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Where all those extra vehicle fees in California actually go

All of those DMV fees amount to about $8.2 billion in 2016-17 and get divided up a number of difference agencies and governments.

Californians pay a number of different taxes and fees in order to operate their vehicles, but only a percentage of certain fees have been designated for roads and infrastructure.

Even if the gas tax is excluded, there are still a number of fees associated with owning and operating a vehicle.These range from vehicle emission fees to vehicle registration fees. However, not all of these fees, despite being based on the vehicle, go toward roads.

Cumulatively, Department of Motor Vehicle (DMV) fees actually total about $8.2 billion per year. The bulk of that money gets split up among different agencies and governments.

DMV Fees

Transportation improvement fee: $25 to $175

These are fees used for the repair of infrastructure and road maintenance. The fees affect vehicle registration, transfers, and renewals.

Vehicle weight fees: $8 to $360 for vehicles with no more than 2 axles

This is a fee based on the weight of a commercial vehicle. It’s a requirement to register some pickups and trucks in California. The fee is required by law for the registration of any commercial motor vehicle that operates with “unladen weight.”

Vehicle registration fees: $58 (including $3 for alternative fuel/technology registration fee)

These are fees paid every year in order to operate a motor vehicle in the state. The actual payment is comprised of fees relevant to the vehicle, like a registration fee, vehicle license fee, weight fee, special plate fee, county/district fees, and owner responsibility fees.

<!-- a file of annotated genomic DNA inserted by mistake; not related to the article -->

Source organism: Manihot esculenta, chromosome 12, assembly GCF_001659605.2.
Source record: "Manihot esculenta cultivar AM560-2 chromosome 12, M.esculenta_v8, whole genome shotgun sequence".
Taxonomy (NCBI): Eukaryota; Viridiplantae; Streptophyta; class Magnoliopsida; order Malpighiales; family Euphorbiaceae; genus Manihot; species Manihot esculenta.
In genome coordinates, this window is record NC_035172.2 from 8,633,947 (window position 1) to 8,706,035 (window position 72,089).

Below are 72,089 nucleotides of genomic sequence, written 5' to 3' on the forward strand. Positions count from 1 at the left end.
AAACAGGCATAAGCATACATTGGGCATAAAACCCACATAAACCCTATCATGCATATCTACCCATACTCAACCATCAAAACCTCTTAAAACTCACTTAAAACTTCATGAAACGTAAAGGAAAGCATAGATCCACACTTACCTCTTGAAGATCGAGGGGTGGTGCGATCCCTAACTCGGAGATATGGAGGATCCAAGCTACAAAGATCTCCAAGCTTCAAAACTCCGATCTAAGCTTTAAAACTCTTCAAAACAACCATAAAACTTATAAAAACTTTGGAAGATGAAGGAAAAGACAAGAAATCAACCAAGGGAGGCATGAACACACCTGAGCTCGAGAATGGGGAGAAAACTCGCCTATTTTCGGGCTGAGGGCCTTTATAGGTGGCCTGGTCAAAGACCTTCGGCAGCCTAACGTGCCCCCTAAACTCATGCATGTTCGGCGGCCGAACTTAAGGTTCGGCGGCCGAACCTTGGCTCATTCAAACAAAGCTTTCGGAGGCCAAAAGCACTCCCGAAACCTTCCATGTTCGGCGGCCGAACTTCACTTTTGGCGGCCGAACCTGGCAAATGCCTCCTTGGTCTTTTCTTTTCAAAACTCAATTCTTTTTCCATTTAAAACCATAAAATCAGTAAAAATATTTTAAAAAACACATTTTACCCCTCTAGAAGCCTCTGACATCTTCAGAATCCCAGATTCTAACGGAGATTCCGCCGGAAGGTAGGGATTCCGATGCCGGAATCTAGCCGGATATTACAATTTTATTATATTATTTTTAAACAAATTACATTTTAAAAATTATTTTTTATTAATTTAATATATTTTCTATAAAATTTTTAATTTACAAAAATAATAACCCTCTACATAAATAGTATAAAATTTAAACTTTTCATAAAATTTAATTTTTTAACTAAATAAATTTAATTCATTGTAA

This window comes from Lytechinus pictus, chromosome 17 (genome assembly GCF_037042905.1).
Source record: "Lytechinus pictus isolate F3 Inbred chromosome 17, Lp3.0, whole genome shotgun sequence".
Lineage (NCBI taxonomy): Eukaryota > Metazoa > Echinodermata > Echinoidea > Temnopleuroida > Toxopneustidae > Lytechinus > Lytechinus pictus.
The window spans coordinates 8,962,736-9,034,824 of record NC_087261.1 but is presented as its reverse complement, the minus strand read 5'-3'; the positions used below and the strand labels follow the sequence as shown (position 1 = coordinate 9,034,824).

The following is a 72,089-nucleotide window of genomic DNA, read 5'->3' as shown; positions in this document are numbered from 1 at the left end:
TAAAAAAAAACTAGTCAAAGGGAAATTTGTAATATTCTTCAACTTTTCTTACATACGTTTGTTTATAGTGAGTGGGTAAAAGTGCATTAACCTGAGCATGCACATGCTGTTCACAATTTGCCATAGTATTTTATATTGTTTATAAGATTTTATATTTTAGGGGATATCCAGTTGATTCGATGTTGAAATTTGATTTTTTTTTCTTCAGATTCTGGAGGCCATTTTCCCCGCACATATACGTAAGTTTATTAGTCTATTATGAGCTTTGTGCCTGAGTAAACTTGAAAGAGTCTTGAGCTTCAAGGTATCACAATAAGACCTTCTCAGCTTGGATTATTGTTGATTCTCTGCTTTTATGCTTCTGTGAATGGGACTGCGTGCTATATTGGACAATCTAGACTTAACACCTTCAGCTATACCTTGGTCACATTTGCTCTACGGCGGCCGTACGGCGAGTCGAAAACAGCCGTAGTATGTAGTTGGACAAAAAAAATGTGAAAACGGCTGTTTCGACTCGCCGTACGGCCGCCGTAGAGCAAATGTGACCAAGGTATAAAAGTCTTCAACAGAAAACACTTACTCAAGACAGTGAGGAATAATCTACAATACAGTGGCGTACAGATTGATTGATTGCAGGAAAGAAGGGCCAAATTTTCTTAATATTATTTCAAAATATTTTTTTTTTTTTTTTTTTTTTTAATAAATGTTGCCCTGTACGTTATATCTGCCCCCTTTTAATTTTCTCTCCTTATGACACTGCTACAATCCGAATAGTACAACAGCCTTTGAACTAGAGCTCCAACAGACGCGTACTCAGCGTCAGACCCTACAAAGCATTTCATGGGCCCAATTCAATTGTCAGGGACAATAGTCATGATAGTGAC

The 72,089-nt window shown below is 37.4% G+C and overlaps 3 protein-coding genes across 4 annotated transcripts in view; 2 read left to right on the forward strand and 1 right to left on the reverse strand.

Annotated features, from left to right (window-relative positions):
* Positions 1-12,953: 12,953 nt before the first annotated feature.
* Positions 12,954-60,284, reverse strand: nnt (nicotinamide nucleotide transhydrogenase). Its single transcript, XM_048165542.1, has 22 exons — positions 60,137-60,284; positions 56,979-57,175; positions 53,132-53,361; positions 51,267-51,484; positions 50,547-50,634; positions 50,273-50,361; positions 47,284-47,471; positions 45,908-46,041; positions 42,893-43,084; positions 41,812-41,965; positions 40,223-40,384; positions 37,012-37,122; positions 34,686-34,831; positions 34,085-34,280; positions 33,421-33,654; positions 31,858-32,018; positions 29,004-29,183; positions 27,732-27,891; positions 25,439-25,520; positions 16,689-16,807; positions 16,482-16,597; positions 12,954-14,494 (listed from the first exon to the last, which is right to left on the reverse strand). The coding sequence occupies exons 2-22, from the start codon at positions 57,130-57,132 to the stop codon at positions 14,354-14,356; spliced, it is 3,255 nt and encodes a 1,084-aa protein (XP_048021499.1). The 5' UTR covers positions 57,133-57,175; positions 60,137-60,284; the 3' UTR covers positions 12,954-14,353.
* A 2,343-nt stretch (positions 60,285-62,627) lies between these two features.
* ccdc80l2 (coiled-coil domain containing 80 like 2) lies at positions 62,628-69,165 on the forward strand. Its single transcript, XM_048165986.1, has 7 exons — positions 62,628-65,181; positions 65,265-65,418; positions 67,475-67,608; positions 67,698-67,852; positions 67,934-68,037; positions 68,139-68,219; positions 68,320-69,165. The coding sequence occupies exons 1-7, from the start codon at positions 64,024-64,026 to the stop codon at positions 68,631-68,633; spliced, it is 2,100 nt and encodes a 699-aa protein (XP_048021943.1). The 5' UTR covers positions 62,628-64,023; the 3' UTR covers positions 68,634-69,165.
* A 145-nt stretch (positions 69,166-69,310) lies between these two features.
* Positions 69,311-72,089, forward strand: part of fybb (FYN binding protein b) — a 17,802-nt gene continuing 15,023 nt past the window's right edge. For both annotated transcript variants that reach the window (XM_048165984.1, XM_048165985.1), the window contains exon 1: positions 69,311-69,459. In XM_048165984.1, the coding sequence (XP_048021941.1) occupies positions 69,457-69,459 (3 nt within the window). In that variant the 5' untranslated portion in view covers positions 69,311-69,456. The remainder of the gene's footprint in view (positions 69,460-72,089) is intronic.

Vehicle Emission fees: $20 for smog abatement fee, $8.25 for state certificate

With some exceptions for diesel power vehicles, smog checks are required for all gasoline-powered vehicles. Vehicles that are six years old or newer are not required to participate; instead, these vehicles pay an annual smog abatement fee for the first six years in place of being required to pass a smog check.

There are two fees that related to the smog check. If the vehicle passes, there is an $8.25 certificate fee. If the vehicle is younger than six years old, than a $20 smog abatement fee must be paid.

Where does the money go?

DMV related fees:

There was an estimated total of $8.2 billion in DMV fees collected in the 2016-17 year. Compared to a fee map for the 2014 DMV fees, local government, the DMV, and the General Fund saw a greater percentage of funds allocated to them in the 2016-17 year.

Local government: 43.6%

CHP: 26.3%

DMV: 12.6%

State Highways: 12.7%

Air Resources Board: 1.6%

General Fund: 1.6%

Environmental Agencies: 0.5%

Department of Justice: 0.3%

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